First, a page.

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LIVE UPDATES: Ex-cop Jason Stockley found not guilty in shooting death of Anthony Lamar Smith

Ex-cop Jason Stockley found not guilty in black man's death

Jason Stockley/Ex-St. Louis police officer
Jason Stockley/Ex-St. Louis police officer

ST. LOUIS – UPDATE: A St. Louis judge on Friday found former police officer Jason Stockley not guilty of first-degree murder in the 2011 shooting death of black motorist Anthony Lamar Smith.

"This Court, in conscience, cannot say that the State has proven every element of murder beyond a reasonable doubt, or that the State has proven beyond a reasonable doubt that the defendant did not act in self-defense," St. Louis Circuit Judge Timothy Wilson wrote in his ruling.

St. Louis Circuit Attorney Kimberly Gardner said she was "disappointed" with the judge's decision.
Stockley, then a St. Louis officer, shot dead Anthony Lamar Smith, 24, after a police chase in December 2011.

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THE SHOOTING

Stockley and his partner saw what appeared to be a drug transaction in the parking lot of a fast-food restaurant on Dec. 20, 2011. As the officers sought to corner Smith, he drove away. Stockley’s defense attorney, Neil Bruntrager, said the officers were nearly run over. Stockley fired at the fleeing car, then a car chase began.

Police dashcam video captured Stockley saying, “going to kill this (expletive), don’t you know it,” in the midst of the chase. As Smith’s car slowed, Stockley told his partner to slam the police SUV into it, and his partner did so. Stockley then got out of the SUV and fired five shots into Smith’s car, killing him.

Bruntrager said Stockley fired only after Smith refused commands to put up his hands and reached along the seat toward an area where a gun was found. But prosecutors said Stockley planted the gun. Testing found Stockley’s DNA on the gun, but not Smith’s.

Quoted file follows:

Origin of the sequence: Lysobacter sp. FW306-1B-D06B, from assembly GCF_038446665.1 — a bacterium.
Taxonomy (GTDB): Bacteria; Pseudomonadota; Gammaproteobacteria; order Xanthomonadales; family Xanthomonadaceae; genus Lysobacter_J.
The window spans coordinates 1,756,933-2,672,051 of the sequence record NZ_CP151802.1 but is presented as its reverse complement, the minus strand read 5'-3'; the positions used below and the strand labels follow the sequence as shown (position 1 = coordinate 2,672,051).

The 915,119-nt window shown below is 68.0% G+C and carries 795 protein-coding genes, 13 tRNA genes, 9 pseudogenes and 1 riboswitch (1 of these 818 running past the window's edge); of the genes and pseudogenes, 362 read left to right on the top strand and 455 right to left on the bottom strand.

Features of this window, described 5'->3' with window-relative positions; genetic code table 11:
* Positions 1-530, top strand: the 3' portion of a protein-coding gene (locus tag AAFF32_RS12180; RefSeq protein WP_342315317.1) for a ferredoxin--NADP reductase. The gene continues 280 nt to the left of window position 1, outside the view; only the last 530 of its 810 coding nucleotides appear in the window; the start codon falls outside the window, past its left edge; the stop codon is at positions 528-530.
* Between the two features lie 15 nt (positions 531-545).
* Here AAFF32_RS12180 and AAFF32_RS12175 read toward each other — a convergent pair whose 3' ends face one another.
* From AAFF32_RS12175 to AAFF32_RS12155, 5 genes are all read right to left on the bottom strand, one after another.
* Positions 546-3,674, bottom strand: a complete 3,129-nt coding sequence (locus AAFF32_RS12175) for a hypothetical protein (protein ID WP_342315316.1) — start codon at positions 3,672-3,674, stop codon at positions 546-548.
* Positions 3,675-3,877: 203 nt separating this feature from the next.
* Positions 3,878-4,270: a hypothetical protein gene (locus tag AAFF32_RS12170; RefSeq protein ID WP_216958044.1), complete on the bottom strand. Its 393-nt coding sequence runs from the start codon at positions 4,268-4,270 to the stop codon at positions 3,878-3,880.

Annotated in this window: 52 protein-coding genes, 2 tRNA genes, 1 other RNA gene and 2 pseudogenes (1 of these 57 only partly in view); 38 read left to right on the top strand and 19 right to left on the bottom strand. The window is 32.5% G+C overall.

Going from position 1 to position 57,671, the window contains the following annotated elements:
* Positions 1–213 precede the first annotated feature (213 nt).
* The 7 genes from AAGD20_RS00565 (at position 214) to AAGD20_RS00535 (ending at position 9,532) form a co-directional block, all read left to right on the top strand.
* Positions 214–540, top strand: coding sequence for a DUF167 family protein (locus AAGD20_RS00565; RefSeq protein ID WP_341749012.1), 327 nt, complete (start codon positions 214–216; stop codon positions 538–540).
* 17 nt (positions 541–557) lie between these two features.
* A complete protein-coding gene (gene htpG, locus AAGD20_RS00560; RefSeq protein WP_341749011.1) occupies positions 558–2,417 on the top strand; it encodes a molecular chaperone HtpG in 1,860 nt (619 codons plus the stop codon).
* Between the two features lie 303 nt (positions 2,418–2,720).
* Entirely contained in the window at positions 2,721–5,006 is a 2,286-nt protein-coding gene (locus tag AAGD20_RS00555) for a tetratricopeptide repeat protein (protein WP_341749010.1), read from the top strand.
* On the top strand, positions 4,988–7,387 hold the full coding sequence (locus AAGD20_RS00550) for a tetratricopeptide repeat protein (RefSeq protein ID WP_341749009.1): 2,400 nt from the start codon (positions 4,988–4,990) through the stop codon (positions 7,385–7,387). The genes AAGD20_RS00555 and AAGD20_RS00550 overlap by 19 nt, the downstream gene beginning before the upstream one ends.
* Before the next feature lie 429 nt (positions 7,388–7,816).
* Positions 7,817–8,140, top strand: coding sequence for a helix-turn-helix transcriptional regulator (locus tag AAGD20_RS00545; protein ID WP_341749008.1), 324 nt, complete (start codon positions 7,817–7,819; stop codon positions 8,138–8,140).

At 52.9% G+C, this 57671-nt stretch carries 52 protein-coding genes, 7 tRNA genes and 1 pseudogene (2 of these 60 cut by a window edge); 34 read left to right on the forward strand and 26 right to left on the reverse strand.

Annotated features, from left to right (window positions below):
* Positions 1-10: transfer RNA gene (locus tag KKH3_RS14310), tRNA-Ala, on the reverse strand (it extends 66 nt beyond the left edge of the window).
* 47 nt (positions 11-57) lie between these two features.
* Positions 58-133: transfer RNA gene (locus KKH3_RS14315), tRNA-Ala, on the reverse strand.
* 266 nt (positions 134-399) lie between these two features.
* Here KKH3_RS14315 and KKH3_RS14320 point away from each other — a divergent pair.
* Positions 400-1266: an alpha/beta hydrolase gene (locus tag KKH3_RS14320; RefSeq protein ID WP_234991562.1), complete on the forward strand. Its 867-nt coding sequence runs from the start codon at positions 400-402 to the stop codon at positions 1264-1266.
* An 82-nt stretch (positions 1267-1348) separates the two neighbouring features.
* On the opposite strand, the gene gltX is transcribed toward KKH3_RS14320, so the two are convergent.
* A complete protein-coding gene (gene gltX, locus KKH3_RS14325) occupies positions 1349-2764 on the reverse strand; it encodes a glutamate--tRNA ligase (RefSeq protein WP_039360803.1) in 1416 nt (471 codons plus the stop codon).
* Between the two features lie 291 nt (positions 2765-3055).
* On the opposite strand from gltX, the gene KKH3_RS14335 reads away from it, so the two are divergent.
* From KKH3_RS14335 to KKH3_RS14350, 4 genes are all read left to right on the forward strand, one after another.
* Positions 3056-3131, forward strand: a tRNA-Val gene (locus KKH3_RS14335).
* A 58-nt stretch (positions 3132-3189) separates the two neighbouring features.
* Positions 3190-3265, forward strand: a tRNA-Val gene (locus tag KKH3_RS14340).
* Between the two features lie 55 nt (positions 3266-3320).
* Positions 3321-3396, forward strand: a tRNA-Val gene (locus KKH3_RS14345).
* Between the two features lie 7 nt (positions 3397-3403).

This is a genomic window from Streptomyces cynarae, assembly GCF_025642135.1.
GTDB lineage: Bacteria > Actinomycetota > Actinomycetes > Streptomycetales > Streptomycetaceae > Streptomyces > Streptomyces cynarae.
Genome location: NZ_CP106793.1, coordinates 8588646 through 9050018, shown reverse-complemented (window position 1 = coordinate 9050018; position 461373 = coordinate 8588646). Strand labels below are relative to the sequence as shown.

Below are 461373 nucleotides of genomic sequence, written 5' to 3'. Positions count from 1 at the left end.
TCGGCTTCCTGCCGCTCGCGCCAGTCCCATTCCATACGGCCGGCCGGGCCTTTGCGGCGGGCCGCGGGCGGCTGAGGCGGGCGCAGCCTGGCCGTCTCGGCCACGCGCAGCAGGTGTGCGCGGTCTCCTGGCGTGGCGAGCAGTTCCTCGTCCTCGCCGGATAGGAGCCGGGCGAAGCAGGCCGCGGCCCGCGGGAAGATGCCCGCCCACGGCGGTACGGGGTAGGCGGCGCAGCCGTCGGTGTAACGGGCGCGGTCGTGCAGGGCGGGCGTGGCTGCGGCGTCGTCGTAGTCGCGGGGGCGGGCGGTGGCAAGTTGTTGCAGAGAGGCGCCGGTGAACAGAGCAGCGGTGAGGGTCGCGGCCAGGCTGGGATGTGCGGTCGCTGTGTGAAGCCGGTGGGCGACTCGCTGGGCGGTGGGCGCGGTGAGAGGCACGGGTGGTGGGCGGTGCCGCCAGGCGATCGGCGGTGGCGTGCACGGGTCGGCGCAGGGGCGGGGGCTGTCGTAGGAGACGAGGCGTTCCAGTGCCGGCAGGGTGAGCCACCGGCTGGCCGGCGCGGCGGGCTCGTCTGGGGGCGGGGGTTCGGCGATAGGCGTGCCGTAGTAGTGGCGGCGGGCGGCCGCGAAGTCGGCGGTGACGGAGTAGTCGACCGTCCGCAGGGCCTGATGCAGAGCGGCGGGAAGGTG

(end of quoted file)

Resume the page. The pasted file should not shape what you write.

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DIFFERENT PASTS

Stockley, now 36, graduated from a Catholic high school in nearby Belleville, Illinois, then went to the U.S. Military Academy at West Point. After graduation, he served in Iraq, where he was injured and awarded the Army Bronze Star. Stockley joined the St. Louis Police Department in 2007. He resigned in 2013, about two years after the shooting, and moved to Houston.

Smith, 24, was the father of a 1-year-old daughter when he died. His family has not disclosed much about him. Court records show he had a criminal record that included convictions for unlawful possession of a firearm and drug distribution. At the time of the shooting, he was on probation for a stealing charge related to a crime in Ferguson in 2010. In 2013, the St. Louis Board of Police Commissioners reached a $900,000 settlement with Smith’s family, ending a wrongful-death lawsuit filed on behalf of Smith’s daughter.

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NEW EVIDENCE

The circuit attorney’s office initially decided not to charge Stockley, but police internal affairs brought new evidence in March 2016. Then-Circuit Attorney Jennifer Joyce announced in May 2016 that Stockley was charged with first-degree murder.

The new evidence wasn’t disclosed, but the St. Louis Post-Dispatch obtained the dashboard camera video and published it soon after charges were announced. The footage showing Stockley’s threat led to increased anger from activists.

Prosecutors opted not to pursue the death penalty. Stockley chose to have the case decided by a judge, rather than a jury. The judge agreed over the objections of prosecutors.

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RACIALLY CHARGED ISSUE

Police and courts in the St. Louis area have been under scrutiny since the death of 18-year-old Michael Brown in nearby Ferguson, Missouri, in 2014. Brown, who was black and unarmed, was fatally shot by white officer Darren Wilson after a street skirmish. Weeks of often-violent protests followed, and violence was renewed that November after a St. Louis County grand jury declined to indict Wilson. He resigned that month.

Since then, several black suspects have been fatally shot by police in St. Louis. Stockley is the only St. Louis police officer charged with murder in recent years.


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